"This is the president of the United States," said Dan Price, the assistant to the president for international economic affairs. "He has been a catalyst within the G-8 for a number of ... principles and policies, and will continue to do so."
In fact, Bush intends to deliver a legacy-building farewell message to the G-8 that it must be held accountable and deliver on the promises it's made over the years, particularly on its commitments to double development assistance to Africa by 2010 and to combat HIV/AIDS and malaria on the continent.
It's a hard message designed to show a softer side of Bush.
"I think his recent tour of Europe showed very clearly that what he's trying to establish in international opinion now is that he's basically a decent guy whose heart is in the right place," said Reginald Dale, a senior fellow in the Europe program at the Center for Strategic and International Studies, a center-right research center. "And insofar as he gets a chance to do that in Hokkaido, I think he'll try to do that."
Energy-related issues will dominate this year's summit, with Japanese Prime Minister Yasuo Fukuda looking to push climate change as the key issue.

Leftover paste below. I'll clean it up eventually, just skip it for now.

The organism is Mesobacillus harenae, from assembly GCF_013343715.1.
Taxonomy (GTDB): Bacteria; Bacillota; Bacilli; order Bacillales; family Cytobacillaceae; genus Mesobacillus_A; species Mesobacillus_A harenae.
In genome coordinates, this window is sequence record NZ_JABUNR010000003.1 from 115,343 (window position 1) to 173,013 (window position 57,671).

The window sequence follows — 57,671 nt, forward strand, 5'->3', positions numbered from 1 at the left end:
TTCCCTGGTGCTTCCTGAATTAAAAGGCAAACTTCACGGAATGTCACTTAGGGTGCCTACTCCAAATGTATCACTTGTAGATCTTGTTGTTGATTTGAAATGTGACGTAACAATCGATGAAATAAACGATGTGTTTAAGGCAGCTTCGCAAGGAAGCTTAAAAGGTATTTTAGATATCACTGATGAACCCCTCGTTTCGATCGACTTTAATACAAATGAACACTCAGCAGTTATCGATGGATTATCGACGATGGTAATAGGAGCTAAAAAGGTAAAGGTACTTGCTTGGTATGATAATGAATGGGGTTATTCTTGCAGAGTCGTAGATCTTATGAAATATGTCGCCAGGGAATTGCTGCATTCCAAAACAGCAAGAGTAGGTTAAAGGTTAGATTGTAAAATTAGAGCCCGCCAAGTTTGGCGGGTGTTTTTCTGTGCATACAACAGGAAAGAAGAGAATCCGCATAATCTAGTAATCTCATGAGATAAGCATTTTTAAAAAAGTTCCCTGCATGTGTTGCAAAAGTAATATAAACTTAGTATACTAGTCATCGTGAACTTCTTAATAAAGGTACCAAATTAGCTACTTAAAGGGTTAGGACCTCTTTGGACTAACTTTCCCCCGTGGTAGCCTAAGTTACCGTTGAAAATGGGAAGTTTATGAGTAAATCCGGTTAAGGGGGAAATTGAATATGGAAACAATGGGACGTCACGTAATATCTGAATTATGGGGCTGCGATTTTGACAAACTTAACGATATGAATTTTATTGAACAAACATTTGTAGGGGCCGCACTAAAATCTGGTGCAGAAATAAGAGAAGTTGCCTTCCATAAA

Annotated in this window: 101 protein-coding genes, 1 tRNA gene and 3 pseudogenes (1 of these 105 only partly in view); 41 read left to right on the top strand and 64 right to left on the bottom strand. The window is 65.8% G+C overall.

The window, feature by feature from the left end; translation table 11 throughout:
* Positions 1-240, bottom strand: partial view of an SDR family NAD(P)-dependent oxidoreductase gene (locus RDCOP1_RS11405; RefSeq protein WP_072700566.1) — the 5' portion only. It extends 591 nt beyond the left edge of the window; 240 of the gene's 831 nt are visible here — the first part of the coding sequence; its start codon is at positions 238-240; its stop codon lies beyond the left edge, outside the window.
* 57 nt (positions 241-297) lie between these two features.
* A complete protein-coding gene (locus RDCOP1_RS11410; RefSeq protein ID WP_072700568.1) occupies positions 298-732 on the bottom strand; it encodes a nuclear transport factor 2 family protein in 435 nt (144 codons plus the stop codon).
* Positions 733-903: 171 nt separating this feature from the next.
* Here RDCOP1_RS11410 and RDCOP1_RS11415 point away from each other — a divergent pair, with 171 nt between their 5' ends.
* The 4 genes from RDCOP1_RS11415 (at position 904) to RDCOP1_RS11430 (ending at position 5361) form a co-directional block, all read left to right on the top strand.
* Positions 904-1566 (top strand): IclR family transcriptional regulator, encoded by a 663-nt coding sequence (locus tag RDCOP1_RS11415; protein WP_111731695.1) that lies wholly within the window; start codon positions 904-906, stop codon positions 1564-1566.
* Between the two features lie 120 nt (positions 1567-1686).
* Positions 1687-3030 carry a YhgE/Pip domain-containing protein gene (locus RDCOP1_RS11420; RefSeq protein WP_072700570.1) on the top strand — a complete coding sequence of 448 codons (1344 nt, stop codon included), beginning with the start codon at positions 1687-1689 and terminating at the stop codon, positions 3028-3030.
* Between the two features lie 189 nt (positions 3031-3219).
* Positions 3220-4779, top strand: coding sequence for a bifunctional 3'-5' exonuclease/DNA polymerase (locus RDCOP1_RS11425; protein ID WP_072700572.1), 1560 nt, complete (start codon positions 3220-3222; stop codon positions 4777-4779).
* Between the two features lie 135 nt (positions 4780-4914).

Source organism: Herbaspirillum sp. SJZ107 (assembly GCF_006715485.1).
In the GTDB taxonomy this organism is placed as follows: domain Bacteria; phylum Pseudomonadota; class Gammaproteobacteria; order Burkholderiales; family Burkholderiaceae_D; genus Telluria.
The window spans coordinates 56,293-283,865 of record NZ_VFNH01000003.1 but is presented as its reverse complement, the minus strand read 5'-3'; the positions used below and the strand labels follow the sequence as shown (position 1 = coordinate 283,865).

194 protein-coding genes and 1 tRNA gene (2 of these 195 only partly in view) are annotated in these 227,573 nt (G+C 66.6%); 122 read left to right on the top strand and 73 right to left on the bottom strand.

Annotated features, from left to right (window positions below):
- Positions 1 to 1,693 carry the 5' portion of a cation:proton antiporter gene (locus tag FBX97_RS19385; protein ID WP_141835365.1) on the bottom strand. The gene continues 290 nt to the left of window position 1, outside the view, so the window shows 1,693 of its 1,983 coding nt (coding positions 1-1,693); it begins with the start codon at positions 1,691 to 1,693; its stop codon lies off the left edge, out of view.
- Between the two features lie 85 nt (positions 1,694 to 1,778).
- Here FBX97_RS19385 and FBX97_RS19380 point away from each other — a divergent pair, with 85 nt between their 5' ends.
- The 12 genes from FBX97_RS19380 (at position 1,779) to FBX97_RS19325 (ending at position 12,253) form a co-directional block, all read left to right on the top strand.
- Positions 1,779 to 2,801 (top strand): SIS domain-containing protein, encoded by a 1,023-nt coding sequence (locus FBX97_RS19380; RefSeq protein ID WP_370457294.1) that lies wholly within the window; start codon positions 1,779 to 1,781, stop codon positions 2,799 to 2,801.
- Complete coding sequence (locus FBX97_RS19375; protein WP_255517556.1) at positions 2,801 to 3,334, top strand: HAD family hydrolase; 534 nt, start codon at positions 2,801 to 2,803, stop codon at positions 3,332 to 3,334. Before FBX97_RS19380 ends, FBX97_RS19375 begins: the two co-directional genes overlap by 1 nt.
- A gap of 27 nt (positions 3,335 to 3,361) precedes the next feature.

Fukuda would like to see the G-8 forge an agreement to cut carbon emissions — the main greenhouse gas — in half by 2050. He hopes that an expanded meeting at the G-8 with eight other major economic nations — including China — will propel momentum for talks led by the United Nations on a framework for cutting carbon emissions after the Kyoto Protocol's first phase ends in 2012.
Bush has balked at any climate change deals that don't include emerging economic powers such as China and India, a stance that White House officials reiterated this week.
Julianne Smith, the director of the Center for Strategic and International Studies' Europe program, said G-8 leaders were putting off discussions about medium-term climate-change goals until 2009 to sidestep possible opposition by Bush.
"The expectation is that either (John) McCain or (Barack) Obama would be a little bit more forward-leaning and we could make some headway," Smith said. "So essentially what we've done is we've kind of kicked the can down the road."